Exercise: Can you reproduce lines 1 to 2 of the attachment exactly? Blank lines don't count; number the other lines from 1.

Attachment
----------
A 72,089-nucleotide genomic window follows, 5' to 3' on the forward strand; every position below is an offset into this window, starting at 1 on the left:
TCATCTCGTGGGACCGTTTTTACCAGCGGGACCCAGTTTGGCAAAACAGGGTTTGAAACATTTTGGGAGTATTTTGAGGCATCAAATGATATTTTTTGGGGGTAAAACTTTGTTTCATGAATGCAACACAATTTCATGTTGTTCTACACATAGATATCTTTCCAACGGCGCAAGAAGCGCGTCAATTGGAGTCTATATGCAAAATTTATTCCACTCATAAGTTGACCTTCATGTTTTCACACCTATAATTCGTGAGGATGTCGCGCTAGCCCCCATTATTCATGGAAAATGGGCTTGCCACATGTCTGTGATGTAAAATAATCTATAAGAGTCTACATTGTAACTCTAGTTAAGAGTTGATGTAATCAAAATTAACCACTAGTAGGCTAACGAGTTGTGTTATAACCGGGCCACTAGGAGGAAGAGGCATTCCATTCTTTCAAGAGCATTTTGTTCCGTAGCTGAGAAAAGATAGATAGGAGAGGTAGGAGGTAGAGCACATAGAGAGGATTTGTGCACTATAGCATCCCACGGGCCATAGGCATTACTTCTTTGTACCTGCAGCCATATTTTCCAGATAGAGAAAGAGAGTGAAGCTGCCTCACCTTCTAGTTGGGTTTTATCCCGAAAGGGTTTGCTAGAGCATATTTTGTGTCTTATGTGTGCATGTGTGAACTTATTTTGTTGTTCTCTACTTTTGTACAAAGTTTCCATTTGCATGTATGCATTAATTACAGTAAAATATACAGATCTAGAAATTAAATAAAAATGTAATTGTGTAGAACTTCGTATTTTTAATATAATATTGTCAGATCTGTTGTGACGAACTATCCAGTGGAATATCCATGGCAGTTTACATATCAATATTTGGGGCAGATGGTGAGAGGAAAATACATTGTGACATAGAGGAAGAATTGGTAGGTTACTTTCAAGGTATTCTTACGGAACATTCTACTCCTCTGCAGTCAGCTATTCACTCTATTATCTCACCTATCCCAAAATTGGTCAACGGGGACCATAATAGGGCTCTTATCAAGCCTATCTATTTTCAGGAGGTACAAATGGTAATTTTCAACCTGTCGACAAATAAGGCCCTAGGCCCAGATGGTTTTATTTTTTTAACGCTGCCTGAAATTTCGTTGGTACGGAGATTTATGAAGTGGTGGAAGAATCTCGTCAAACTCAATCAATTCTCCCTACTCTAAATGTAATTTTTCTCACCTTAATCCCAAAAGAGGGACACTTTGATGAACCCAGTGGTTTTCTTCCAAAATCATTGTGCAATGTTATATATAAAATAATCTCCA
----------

A 72,089-nucleotide genomic window follows, 5' to 3' on the forward strand; every position below is an offset into this window, starting at 1 on the left:
TCATCTCGTGGGACCGTTTTTACCAGCGGGACCCAGTTTGGCAAAACAGGGTTTGAAACATTTTGGGAGTATTTTGAGGCATCAAATGATATTTTTTGGGGGTAAAACTTTGTTTCATGAATGCAACACAATTTCATGTTGTTCTACACATAGATATCTTTCCAACGGCGCAAGAAGCGCGTCAATTGGAGTCTATATGCAAAATTTATTCCACTCATAAGTTGACCTTCATGTTTTCACACCTATAATTCGTGAGGATGTCGCGCTAGCCCCCATTATTCATGGAAAATGGGCTTGCCACATGTCTGTGATGTAAAATAATCTATAAGAGTCTACATTGTAACTCTAGTTAAGAGTTGATGTAATCAAAATTAACCACTAGTAGGCTAACGAGTTGTGTTATAACCGGGCCACTAGGAGGAAGAGGCATTCCATTCTTTCAAGAGCATTTTGTTCCGTAGCTGAGAAAAGATAGATAGGAGAGGTAGGAGGTAGAGCACATAGAGAGGATTTGTGCACTATAGCATCCCACGGGCCATAGGCATTACTTCTTTGTACCTGCAGCCATATTTTCCAGATAGAGAAAGAGAGTGAAGCTGCCTCACCTTCTAGTTGGGTTTTATCCCGAAAGGGTTTGCTAGAGCATATTTTGTGTCTTATGTGTGCATGTGTGAACTTATTTTGTTGTTCTCTACTTTTGTACAAAGTTTCCATTTGCATGTATGCATTAATTACAGTAAAATATACAGATCTAGAAATTAAATAAAAATGTAATTGTGTAGAACTTCGTATTTTTAATATAATATTGTCAGATCTGTTGTGACGAACTATCCAGTGGAATATCCATGGCAGTTTACATATCAATATTTGGGGCAGATGGTGAGAGGAAAATACATTGTGACATAGAGGAAGAATTGGTAGGTTACTTTCAAGGTATTCTTACGGAACATTCTACTCCTCTGCAGTCAGCTATTCACTCTATTATCTCACCTATCCCAAAATTGGTCAACGGGGACCATAATAGGGCTCTTATCAAGCCTATCTATTTTCAGGAGGTACAAATGGTAATTTTCAACCTGTCGACAAATAAGGCCCTAGGCCCAGATGGTTTTATTTTTTTAACGCTGCCTGAAATTTCGTTGGTACGGAGATTTATGAAGTGGTGGAAGAATCTCGTCAAACTCAATCAATTCTCCCTACTCTAAATGTAATTTTTCTCACCTTAATCCCAAAAGAGGGACACTTTGATGAACCCAGTGGTTTTCTTCCAAAATCATTGTGCAATGTTATATATAAAATAATCTCCA